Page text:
Indianz.Com > News > Montana Free Press: Plans call for more solar development on public lands
Solar Panels - Moapa Band of Paiute Indians
Solar panels on the Moapa River Reservation in Nevada, home to the Moapa Band of Paiute Indians. Photo: First Solar, via U.S. Department of Energy
BLM unveils plan for utility-scale solar development in western states
The United States’ largest land manager is soliciting public input on a plan to open federal land to new solar projects.
Monday, January 22, 2024
Montana Free Press

The Bureau of Land Management last week released a plan to bring utility-scale solar energy projects to five western states that currently lack a framework for permitting such projects. The plan is the result of a year-long effort by the agency to solicit input on what considerations should be foregrounded in the permitting process as it opens federal lands in Montana, Wyoming, Idaho, Washington and Oregon to solar development.

The BLM, which manages one-tenth of the land in the nation, and 9% of the land in Montana, described the new plan as part of President Joe Biden’s agenda to accelerate the country’s transition to clean energy and expand the transmission infrastructure needed to tie new projects into the grid. In a January 17 announcement, the agency said that buildout will “lower consumers’ energy costs, prevent power outages in the face of extreme weather [and] create good-paying union jobs,” among other benefits.

“Our public lands are playing a critical role in the clean energy transition — and the progress the Bureau of Land Management is announcing today on several clean energy projects across the West represents our continued momentum in achieving those goals,” BLM Director Tracy Stone-Manning said in a release about the plan “Investing in clean and reliable renewable energy represents the BLM’s commitment to building a clean energy economy, tackling the climate crisis, promoting American energy security, and creating jobs in communities across the country.”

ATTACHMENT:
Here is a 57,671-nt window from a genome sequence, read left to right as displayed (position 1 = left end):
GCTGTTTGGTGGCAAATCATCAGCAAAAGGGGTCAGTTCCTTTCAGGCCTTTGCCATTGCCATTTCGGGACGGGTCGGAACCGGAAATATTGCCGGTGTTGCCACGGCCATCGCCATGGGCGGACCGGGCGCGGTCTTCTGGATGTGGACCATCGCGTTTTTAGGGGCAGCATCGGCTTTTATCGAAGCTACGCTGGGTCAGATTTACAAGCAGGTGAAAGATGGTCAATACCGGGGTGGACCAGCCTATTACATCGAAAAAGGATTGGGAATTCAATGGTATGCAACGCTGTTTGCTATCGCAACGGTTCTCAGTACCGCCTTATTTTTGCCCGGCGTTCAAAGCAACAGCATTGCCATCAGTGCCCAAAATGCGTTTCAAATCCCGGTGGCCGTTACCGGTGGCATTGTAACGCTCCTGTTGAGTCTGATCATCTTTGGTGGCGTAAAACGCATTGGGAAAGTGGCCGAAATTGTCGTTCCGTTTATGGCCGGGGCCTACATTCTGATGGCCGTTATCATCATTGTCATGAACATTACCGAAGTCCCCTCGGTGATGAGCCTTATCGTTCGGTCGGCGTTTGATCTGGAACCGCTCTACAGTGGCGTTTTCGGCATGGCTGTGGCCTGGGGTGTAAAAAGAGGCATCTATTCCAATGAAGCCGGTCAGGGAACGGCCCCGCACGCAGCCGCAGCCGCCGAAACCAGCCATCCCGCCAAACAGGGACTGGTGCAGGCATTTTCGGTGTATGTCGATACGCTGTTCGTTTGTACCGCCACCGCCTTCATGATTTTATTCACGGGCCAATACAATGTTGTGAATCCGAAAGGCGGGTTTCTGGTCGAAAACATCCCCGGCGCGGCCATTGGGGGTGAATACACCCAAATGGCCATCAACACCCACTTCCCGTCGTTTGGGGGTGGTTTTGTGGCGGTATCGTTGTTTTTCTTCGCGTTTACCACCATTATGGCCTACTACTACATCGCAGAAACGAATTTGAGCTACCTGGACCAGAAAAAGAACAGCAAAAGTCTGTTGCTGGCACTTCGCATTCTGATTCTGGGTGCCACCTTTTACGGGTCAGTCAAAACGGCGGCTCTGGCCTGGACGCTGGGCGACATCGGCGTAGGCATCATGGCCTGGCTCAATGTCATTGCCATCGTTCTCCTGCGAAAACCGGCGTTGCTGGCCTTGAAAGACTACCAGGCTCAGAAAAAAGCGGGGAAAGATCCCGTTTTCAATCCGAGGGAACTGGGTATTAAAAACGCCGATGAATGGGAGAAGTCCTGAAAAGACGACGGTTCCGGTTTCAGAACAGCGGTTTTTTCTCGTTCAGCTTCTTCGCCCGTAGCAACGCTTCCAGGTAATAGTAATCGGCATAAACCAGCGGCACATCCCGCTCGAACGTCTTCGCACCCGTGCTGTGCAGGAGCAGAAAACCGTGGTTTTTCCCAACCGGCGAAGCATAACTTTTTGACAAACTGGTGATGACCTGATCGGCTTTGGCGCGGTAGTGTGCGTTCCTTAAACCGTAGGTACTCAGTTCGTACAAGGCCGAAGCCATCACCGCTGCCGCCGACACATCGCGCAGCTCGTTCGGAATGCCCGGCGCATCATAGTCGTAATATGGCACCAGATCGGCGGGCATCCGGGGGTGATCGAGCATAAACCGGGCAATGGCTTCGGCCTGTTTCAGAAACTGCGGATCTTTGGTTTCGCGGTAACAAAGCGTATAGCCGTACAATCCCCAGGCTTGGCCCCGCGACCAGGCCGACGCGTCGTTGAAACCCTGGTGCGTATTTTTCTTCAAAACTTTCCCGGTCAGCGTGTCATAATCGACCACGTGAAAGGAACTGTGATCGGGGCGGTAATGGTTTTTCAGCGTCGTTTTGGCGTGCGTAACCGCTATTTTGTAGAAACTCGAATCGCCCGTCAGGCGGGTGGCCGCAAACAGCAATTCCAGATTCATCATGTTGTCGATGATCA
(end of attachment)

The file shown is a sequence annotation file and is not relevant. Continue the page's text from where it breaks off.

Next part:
The nuts and bolts of the initiative are included in the Utility-Scale Solar Energy Programmatic Environmental Impact Statement, also known as the updated Western Solar Plan. The agency is currently soliciting public input on which of the identified alternatives in the draft plan should be adopted.

In addition to a status quo (“no-action”) option, the plan outlines five frameworks for permitting the kind of large-scale solar energy development that’s been in play across southwestern states including New Mexico and Nevada for more than a decade. 

The agency’s preferred alternative, Alternative 3, prioritizes proximity to transmission infrastructure, an acknowledgment that even expanded permitting of new energy projects can’t meet market demand without power lines to move electricity to where it’s needed. Under that alternative, BLM land located within 10 miles of existing or planned high-voltage transmission lines — those with a capacity of at least 100 kV — that also meet additional criteria could be made available for solar projects.